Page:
• Support: As far as I remember, I've always seen polynomials and polynomial expressions in the same section in a majority of my mathematics text books. As far as Polynomial expression is considered as a standalone article, it's still a stub and viewing from an encyclopaedic point of view, I do not see anything more meaningful that could be added, other than stuff for highly targeted audiences. However, as D.Lazard mentioned above, care must be taken to clearly mention the contexts of usage of the term "polynomial expression" Amitosh.swain (talk) 05:57, 1 November 2014 (UTC)

The above discussion is closed. Please do not modify it. Subsequent comments should be made in a new section.

Hello Sirs,

Thanks for the explanation. Those software are kind of charity provided for free usage of public. I believed could be helpful promoting them in a convenient place frequented by relevant pupils and scholars. I couldn't find any other way.

Therefore I insist putting it here improves useability of wikipwdia entry.

Regards 86.31.47.92 (talk) 11:33, 1 November 2014 (UTC)

The explanation referred to in the preceding post is here, and concern the inclusion of this external link by this and this edit. I have reverted these edits, as, IMO, they do not satisfy the requirements for an external link. Other opinions are welcome. D.Lazard (talk) 14:29, 1 November 2014 (UTC)
I agree with D. Lazard. --JBL (talk) 14:56, 1 November 2014 (UTC)
Sirs, it is similar to Derek's Virtual Slide Rule Gallery link that I found on Wikipedia Slide Rule page. Were not that link on Wikipedia I never could know such a thing should exist by software. That slide rule is in java script codes. The Dysprosium Polynomial Calculator Software is in Java.86.31.47.92 (talk) 18:34, 18 November 2014 (UTC)

## Number of coefficients in multivariable polynomials

I think this article would benefit from mentioning the maximum number of terms a multivariable polynomial may have. I've seen a proof using the stars and bars method from combinatorics that shows it is something like: ${\displaystyle {\binom {n+d}{d}}}$ for a polynomial of degree ${\displaystyle d}$ with ${\displaystyle n}$ variables. I do not have any sources, but I assume someone can dig this up. — Preceding unsigned comment added by 65.129.216.147 (talk) 02:50, 10 February 2015 (UTC)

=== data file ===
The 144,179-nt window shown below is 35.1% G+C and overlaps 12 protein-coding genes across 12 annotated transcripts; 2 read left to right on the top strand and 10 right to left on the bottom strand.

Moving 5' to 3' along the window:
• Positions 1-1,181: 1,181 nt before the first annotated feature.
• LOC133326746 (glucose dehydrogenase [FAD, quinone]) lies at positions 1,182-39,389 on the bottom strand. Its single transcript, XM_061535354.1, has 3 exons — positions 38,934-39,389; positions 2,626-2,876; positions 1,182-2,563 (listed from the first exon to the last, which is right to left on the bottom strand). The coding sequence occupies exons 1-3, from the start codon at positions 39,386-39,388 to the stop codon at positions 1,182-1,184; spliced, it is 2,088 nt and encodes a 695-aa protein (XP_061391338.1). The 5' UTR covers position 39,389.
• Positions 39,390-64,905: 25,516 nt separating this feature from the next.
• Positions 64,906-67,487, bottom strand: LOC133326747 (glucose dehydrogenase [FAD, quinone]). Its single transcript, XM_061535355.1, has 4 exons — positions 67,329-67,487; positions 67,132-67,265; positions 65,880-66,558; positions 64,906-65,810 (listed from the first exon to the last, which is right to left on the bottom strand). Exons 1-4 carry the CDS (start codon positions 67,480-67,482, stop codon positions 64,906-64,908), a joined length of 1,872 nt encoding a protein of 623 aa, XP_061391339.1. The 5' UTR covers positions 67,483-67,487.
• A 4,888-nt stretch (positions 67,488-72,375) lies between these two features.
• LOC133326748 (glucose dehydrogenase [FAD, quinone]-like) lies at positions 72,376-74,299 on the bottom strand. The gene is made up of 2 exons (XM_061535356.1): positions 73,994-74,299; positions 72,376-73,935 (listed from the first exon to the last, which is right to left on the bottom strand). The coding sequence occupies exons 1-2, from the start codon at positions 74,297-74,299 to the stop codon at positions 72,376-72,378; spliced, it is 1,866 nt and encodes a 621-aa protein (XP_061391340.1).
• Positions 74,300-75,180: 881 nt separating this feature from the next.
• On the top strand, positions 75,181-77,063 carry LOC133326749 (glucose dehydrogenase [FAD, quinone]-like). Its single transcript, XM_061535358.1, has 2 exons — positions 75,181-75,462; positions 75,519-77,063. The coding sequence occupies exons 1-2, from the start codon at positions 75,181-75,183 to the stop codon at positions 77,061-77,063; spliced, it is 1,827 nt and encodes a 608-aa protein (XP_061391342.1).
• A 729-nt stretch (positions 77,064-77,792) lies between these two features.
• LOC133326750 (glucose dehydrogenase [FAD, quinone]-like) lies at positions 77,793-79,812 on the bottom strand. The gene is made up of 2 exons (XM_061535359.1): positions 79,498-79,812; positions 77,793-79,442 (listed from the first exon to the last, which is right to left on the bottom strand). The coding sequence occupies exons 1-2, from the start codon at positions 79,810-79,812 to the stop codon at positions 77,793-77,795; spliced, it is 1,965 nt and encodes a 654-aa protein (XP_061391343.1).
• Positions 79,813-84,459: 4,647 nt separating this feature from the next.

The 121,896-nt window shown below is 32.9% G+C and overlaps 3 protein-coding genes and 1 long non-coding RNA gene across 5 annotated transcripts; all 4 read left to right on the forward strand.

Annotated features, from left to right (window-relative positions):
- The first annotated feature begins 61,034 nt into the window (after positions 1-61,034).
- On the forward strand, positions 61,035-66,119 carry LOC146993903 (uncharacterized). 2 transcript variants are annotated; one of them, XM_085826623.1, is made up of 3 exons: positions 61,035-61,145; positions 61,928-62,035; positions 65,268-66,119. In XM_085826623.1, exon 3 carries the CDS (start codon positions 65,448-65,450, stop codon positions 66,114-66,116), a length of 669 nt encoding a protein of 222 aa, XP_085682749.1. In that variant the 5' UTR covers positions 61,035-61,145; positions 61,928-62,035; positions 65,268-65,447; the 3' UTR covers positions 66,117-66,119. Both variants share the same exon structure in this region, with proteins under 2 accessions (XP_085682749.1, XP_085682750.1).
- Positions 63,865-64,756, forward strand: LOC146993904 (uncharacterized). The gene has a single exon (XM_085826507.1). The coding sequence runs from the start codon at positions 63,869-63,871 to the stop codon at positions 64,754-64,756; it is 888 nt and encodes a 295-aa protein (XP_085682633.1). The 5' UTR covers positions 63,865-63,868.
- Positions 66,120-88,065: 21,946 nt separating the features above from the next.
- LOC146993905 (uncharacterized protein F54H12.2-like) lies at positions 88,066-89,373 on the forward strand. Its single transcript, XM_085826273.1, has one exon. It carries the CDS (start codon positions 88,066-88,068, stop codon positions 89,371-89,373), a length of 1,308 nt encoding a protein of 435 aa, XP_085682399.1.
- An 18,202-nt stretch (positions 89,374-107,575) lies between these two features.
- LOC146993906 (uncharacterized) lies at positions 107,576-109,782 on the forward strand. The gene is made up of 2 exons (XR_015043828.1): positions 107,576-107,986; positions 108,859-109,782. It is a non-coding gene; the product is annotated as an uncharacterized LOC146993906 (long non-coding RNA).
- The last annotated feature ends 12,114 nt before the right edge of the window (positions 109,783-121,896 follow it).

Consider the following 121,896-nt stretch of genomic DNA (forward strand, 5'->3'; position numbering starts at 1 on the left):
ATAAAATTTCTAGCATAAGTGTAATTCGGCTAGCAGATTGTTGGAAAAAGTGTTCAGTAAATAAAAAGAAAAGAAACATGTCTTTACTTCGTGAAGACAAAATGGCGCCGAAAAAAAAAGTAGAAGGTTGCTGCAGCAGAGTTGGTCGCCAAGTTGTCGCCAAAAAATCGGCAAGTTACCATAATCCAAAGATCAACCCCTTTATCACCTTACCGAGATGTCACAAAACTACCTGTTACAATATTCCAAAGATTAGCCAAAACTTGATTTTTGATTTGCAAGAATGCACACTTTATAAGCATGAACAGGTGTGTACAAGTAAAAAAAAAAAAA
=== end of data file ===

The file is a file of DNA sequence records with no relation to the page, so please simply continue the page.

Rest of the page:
You are right: ${\displaystyle {\binom {n+d}{d}}={\binom {n+d}{n}}}$ is the number of monomials of degree at most d in n variables. This is said in Monomial#Number. This would be worth to mention this here, as well as in Polynomial ring and in Monomial basis. D.Lazard (talk) 09:16, 10 February 2015 (UTC)

## Proposed sections

I came to this article to refresh myself with basic operations working with polynomials. I found the addition section informative but then could not find information on the subtraction, multiplication or the factoring of polynomials. Also, the extensive descriptions were a little too technical for my, i.e., not really understand for me the layperson. I would like to add this sections if this is acceptable to the contributors/editors to this article.

12:36, 11 August 2015 (UTC)

## Etymology

Greek word for polynomial is πολυώνυμον (polyonymon) that means "something with many names" from πολύ = many and όνομα = name. Obviously polynomial is derived from πολυώνυμον. Georges Theodosiou, 86.204.67.10 (talk) 09:40, 2 November 2015 (UTC)

This could be plausible. Unfortunately this is wrong, as, historically, the word has been introduced in Latin before being translated in Greek. In fact, ancient Greeks did not have the concept of polynomial, and the word dates from the 16th century (to be checked), when the language of mathematics were Latin. D.Lazard (talk) 11:20, 2 November 2015 (UTC)
Anyway polynomial is derived from ancient and modern greek words πολύς (polys) = many, much, and ὄνομα (onoma) = name, in french nom. Georges Theodosiou email: chretienorthodox1@gmail.com 92.161.28.103 (talk) 12:55, 18 November 2015 (UTC)
You are certainly right for "poly", but completely wrong for "nomial". The word "polynomial" has been derived from Latin "binomius" during 17th century (see Polynomial § Etymology). Do you pretend that the "bi" of binomial has a Greek origin? Moreover, as the Latin and the Greek words for "name" are similar and have the same Indo-European root, one may not pretend that the Latin word is derived from the Greek without a careful historical study. Do you have a reliable source for that? If not, your assertions are only your personal belief and are not reliable. D.Lazard (talk) 15:06, 18 November 2015 (UTC)